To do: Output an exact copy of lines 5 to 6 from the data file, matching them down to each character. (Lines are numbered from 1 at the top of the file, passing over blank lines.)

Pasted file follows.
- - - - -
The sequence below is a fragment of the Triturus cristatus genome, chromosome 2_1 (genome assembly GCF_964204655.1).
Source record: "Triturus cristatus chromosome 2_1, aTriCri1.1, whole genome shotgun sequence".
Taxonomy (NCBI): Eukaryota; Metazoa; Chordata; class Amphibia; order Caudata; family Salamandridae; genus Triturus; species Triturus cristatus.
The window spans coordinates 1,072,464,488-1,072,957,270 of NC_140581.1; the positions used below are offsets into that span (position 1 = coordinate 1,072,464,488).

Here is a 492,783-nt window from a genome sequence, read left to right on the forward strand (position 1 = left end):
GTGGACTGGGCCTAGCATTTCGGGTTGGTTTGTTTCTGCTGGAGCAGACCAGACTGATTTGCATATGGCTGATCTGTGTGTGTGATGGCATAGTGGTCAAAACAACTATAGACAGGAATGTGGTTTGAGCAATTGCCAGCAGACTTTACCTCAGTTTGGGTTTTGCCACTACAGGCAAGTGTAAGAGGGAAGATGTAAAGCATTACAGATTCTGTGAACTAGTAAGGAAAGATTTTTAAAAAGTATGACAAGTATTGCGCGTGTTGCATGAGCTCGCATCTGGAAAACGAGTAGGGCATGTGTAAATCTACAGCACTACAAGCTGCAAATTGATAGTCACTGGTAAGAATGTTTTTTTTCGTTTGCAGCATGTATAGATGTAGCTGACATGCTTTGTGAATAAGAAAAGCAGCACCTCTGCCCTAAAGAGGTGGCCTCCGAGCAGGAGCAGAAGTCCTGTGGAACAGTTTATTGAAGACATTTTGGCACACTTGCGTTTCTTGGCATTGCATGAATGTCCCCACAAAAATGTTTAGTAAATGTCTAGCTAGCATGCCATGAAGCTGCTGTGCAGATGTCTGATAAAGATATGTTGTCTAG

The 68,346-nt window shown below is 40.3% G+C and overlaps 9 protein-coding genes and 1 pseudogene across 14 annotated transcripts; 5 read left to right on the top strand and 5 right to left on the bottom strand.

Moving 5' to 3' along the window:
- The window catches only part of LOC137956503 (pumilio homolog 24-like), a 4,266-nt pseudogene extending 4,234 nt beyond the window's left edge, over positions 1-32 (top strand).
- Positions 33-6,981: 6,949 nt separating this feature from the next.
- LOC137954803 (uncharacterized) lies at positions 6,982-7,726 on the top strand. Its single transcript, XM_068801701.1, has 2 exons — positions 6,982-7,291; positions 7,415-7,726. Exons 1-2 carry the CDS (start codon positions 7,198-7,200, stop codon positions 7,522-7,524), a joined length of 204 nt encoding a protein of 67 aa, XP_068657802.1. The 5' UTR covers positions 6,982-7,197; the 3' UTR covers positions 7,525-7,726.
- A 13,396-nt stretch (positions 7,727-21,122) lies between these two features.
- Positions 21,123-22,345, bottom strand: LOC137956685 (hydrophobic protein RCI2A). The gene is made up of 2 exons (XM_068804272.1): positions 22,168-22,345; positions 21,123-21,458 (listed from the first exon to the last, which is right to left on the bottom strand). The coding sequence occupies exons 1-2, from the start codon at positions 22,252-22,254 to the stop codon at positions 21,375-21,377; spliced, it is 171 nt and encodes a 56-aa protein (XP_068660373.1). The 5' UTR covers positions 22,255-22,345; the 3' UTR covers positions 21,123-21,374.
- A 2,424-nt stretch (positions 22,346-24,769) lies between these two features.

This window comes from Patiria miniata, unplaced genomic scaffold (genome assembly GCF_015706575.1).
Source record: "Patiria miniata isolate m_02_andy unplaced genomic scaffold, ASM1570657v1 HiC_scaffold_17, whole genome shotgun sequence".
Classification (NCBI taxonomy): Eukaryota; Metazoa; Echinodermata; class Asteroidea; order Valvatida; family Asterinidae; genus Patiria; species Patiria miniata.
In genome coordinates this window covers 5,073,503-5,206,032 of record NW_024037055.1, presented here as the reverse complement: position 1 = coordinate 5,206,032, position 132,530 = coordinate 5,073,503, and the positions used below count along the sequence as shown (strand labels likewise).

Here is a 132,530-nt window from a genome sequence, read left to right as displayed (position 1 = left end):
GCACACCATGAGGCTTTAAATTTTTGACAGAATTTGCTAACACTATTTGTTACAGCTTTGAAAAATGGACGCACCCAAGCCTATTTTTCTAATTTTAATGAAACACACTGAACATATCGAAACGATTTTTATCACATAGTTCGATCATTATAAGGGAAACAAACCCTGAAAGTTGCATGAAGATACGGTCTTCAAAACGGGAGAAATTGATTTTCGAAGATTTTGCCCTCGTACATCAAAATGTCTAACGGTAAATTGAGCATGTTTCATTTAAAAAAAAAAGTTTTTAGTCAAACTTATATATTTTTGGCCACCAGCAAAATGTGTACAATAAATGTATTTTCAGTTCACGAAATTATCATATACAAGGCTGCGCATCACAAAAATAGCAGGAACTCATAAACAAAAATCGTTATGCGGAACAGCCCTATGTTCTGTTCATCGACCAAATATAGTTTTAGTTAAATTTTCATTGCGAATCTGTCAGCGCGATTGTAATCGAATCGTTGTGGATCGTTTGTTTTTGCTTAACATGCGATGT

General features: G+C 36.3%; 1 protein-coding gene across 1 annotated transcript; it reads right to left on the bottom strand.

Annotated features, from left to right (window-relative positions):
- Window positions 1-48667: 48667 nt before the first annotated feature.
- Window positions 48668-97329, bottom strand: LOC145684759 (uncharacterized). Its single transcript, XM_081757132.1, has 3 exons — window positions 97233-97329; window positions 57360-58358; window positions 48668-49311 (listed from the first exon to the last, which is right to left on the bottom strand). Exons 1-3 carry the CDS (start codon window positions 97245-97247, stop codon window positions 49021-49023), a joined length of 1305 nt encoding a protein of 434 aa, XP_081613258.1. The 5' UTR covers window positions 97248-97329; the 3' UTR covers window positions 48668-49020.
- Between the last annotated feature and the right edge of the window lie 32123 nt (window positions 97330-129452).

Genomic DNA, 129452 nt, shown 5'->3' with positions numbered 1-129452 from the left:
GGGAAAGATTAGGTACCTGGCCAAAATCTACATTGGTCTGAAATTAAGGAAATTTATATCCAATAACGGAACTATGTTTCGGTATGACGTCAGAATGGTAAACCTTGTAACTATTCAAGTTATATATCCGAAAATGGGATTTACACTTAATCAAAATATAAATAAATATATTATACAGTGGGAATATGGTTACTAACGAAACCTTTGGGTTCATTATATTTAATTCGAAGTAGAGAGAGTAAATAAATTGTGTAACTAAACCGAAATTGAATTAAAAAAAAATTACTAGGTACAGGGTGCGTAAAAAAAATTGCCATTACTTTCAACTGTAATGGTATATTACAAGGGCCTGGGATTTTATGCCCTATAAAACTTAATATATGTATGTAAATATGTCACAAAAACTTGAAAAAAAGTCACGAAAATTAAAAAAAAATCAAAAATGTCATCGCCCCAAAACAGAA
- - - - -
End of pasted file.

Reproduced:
Here is a 492,783-nt window from a genome sequence, read left to right on the forward strand (position 1 = left end):
GTGGACTGGGCCTAGCATTTCGGGTTGGTTTGTTTCTGCTGGAGCAGACCAGACTGATTTGCATATGGCTGATCTGTGTGTGTGATGGCATAGTGGTCAAAACAACTATAGACAGGAATGTGGTTTGAGCAATTGCCAGCAGACTTTACCTCAGTTTGGGTTTTGCCACTACAGGCAAGTGTAAGAGGGAAGATGTAAAGCATTACAGATTCTGTGAACTAGTAAGGAAAGATTTTTAAAAAGTATGACAAGTATTGCGCGTGTTGCATGAGCTCGCATCTGGAAAACGAGTAGGGCATGTGTAAATCTACAGCACTACAAGCTGCAAATTGATAGTCACTGGTAAGAATGTTTTTTTTCGTTTGCAGCATGTATAGATGTAGCTGACATGCTTTGTGAATAAGAAAAGCAGCACCTCTGCCCTAAAGAGGTGGCCTCCGAGCAGGAGCAGAAGTCCTGTGGAACAGTTTATTGAAGACATTTTGGCACACTTGCGTTTCTTGGCATTGCATGAATGTCCCCACAAAAATGTTTAGTAAATGTCTAGCTAGCATGCCATGAAGCTGCTGTGCAGATGTCTGATAAAGATATGTTGTCTAG